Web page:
One of the most common pieces of advice given drivers is, "Slow in, fast out." And if you’ve read any of what I’ve written through the years, you’ve heard me say that this often leads to problems. Which is why I appreciate that E. Paul Dickinson sent in an article which looks at this topic in a different way. –Ross
Going too slow upon corner entry creates more problems for the driver than going too fast. Throttle action is smooth with good entry speed, and traction increases. But when entry speed is slow, throttle action has spikes, which presents many challenges that would otherwise not arise with a smooth, continuous throttle.
If you trust your natural instincts, you are pre-programmed (when entering corners that require little brake) to go too slowly and turn in too late. In corners requiring harder braking, you over-slow, turning in too early. You have single-minded reactions to a primal fight or flight syndrome; your realization that more throttle is available after turn-in is, therefore, delayed.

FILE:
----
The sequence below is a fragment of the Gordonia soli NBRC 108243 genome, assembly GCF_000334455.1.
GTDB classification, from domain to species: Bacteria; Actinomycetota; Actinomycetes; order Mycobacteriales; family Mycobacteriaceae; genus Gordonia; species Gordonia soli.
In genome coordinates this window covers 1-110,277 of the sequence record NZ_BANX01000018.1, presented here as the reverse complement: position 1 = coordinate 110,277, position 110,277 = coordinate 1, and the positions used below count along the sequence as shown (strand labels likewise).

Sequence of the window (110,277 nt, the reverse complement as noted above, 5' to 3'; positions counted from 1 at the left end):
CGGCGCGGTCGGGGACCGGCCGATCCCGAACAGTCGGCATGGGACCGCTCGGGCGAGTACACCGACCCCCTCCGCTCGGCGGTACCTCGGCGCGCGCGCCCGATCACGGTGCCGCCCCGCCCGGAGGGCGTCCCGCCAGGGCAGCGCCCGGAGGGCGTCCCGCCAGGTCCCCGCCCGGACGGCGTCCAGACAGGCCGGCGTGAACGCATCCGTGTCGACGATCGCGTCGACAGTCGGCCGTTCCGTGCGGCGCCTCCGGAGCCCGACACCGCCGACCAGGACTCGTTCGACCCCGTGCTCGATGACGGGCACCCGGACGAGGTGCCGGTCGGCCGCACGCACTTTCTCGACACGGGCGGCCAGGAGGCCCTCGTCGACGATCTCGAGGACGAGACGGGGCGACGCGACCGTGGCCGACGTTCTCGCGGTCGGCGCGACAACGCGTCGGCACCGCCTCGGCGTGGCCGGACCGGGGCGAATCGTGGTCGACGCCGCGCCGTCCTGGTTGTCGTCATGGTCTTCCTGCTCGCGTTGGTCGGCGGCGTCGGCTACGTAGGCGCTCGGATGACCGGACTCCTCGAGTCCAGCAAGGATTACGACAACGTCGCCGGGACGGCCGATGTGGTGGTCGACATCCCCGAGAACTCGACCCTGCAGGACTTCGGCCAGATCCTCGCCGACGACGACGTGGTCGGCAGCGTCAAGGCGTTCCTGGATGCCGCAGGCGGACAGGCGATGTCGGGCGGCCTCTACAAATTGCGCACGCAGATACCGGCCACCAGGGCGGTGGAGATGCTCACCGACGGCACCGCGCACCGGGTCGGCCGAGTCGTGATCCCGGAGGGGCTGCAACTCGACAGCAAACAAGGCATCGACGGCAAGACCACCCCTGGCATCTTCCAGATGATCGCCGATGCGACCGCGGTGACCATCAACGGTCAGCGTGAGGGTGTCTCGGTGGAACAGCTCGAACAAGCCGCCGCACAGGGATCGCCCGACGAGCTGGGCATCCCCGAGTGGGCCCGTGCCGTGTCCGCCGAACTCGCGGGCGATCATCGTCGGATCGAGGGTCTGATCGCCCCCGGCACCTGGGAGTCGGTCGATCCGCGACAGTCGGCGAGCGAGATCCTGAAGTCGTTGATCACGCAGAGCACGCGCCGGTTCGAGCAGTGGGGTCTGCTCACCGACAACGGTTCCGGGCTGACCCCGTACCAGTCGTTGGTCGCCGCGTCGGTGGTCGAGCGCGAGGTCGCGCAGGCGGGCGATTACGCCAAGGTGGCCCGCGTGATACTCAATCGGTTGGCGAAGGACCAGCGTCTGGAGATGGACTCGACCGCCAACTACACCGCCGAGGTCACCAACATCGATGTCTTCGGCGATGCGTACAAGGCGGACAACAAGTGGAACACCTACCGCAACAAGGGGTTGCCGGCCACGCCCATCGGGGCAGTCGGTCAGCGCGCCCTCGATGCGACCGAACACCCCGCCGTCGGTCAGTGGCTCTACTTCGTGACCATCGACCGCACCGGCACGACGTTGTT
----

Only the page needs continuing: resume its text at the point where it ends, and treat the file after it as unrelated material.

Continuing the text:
On entry, a car begins to scrub off speed with resistance and friction of turned tires, and speed drops. Your attention swings back and forth, trying to manage reducing speed and varying brake pressure. Speed is hard to judge when it is changing.
Entering a turn, your primary objective needs to be how much speed you can keep, not how much you need to shed.